Automated systems can be used to censor social media posts, and therefore limit what citizens can say online. This most notably occurs in China, where social media posts are automatically censored depending on content. In 2013, Harvard political science professor Gary King led a study to determine what caused social media posts to be censored and found that posts mentioning the government were not more or less likely to be deleted if they were supportive or critical of the government. Posts mentioning collective action were more likely to be deleted than those that had not mentioned collective action.[61] Currently, social media censorship appears primarily as a way to restrict Internet users’ ability to organize protests. For the Chinese government, seeing citizens unhappy with local governance is beneficial as state and national leaders can replace unpopular officials. King and his researchers were able to predict when certain officials would be removed based on the number of unfavorable social media posts.[62]

Social media sites such as Facebook have policies which censor posts containing things such as nudity and hate speech.[63] Beginning in late 2016, Twitter has been banning select accounts associated with Western right-wing politics. This has generated controversy among conservative groups, with allegations of politically motivated censorship.[64] Censorship of right wing political commentary has also occurred on YouTube, with content from channels such as PragerU and Paul Joseph Watson being placed in a restricted-view setting.[65][66]

Controversy has also arisen over the ethics of censoring fake news articles on social media web sites after Hillary Clinton’s loss in the 2016 United States presidential election. The role of fake news distributed via social media in influencing elections emerged as a popular topic of debate in 2016, and continues to invoke vigorous debate in 2018 as social media consumption increases among large demographics.[67][68]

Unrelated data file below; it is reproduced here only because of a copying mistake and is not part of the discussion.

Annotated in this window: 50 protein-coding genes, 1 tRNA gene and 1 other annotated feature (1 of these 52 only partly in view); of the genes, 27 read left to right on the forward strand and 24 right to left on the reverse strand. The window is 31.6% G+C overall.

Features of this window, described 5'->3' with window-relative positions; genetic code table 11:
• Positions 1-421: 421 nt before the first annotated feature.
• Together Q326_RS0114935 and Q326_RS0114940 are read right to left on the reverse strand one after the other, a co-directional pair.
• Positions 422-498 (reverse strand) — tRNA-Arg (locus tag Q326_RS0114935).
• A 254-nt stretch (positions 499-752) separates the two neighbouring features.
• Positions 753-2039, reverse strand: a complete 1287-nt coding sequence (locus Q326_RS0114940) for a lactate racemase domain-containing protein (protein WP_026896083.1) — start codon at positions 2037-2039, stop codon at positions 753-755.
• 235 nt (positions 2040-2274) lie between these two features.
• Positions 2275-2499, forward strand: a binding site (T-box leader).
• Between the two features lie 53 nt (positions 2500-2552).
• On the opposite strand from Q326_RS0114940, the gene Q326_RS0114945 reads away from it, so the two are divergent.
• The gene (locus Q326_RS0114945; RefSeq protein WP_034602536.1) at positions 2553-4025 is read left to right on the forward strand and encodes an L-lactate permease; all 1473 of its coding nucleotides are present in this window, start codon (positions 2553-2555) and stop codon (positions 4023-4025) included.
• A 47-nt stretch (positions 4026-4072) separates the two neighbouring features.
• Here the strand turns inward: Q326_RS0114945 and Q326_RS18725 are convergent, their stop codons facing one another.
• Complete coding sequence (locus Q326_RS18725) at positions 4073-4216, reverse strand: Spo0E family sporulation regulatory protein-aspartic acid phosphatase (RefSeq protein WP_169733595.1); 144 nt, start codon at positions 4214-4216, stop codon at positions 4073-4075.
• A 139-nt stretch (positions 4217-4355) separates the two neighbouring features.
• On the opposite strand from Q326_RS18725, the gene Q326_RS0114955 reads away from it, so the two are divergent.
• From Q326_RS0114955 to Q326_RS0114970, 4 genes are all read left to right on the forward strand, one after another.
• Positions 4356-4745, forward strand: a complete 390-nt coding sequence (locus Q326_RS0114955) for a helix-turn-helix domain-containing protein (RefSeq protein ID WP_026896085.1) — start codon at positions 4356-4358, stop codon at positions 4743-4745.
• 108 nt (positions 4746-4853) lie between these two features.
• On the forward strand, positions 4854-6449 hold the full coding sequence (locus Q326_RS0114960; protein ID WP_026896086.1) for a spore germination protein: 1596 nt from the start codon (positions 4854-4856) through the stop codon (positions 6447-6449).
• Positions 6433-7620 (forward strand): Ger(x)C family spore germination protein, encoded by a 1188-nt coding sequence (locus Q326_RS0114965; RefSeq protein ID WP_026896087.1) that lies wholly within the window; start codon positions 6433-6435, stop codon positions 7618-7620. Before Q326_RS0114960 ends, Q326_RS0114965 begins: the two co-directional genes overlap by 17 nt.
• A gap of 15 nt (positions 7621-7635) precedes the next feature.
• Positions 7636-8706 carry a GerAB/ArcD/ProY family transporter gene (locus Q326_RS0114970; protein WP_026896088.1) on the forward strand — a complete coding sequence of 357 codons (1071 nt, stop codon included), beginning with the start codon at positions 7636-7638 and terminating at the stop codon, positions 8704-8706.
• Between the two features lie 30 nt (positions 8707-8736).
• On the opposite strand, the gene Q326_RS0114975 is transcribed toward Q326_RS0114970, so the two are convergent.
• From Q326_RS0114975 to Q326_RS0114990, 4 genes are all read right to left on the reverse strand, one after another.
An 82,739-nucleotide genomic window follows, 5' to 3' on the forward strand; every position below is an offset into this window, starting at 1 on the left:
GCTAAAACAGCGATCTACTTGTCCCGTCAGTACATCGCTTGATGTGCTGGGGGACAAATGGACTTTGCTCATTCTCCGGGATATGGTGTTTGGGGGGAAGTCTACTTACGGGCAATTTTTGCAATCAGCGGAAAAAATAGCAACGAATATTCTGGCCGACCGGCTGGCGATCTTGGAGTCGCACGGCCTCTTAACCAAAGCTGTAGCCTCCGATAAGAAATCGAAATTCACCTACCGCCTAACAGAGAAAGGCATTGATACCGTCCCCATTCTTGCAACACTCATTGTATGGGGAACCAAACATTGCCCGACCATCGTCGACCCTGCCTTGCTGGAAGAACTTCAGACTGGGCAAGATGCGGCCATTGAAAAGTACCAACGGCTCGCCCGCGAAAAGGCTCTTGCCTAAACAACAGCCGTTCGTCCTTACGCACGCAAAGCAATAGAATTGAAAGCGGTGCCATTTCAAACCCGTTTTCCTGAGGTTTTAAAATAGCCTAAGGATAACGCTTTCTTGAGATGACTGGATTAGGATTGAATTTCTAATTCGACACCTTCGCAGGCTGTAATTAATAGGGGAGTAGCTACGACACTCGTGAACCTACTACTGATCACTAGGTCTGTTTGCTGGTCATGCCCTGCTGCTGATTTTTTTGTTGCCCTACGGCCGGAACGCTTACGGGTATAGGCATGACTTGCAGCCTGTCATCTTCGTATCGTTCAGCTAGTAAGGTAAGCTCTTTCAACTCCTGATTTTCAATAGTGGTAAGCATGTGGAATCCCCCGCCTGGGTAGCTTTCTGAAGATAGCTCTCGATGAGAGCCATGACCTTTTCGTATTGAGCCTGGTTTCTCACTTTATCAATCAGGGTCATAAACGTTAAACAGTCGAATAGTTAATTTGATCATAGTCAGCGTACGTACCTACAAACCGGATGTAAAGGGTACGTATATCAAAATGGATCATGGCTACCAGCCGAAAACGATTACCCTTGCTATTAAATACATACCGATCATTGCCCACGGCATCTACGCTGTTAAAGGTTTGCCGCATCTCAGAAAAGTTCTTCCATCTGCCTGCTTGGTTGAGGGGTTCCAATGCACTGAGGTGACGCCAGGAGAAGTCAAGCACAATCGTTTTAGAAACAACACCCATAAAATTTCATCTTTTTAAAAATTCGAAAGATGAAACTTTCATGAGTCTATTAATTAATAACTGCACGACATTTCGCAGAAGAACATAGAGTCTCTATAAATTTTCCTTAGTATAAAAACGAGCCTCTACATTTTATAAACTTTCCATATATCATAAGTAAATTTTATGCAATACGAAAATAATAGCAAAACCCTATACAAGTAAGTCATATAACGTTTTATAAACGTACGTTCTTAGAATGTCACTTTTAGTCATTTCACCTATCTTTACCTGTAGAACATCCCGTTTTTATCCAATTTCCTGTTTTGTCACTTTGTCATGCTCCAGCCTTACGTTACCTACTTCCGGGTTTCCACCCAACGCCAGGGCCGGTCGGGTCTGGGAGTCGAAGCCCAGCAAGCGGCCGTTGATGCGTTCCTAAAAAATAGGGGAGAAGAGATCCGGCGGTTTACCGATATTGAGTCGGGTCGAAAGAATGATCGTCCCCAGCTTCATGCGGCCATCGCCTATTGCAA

Since the early 1980s, advocates of video games have emphasized their use as an expressive medium, arguing for their protection under the laws governing freedom of speech and also as an educational tool. Detractors argue that video games are harmful and therefore should be subject to legislative oversight and restrictions. Many video games have certain elements removed or edited due to regional rating standards.[69][70] For example, in the Japanese and PAL Versions of No More Heroes, blood splatter and gore is removed from the gameplay. Decapitation scenes are implied, but not shown. Scenes of missing body parts after having been cut off, are replaced with the same scene, but showing the body parts fully intact.[71]

Surveillance and censorship are different. Surveillance can be performed without censorship, but it is harder to engage in censorship without some form of surveillance.[72] And even when surveillance does not lead directly to censorship, the widespread knowledge or belief that a person, their computer, or their use of the Internet is under surveillance can lead to self-censorship.[73]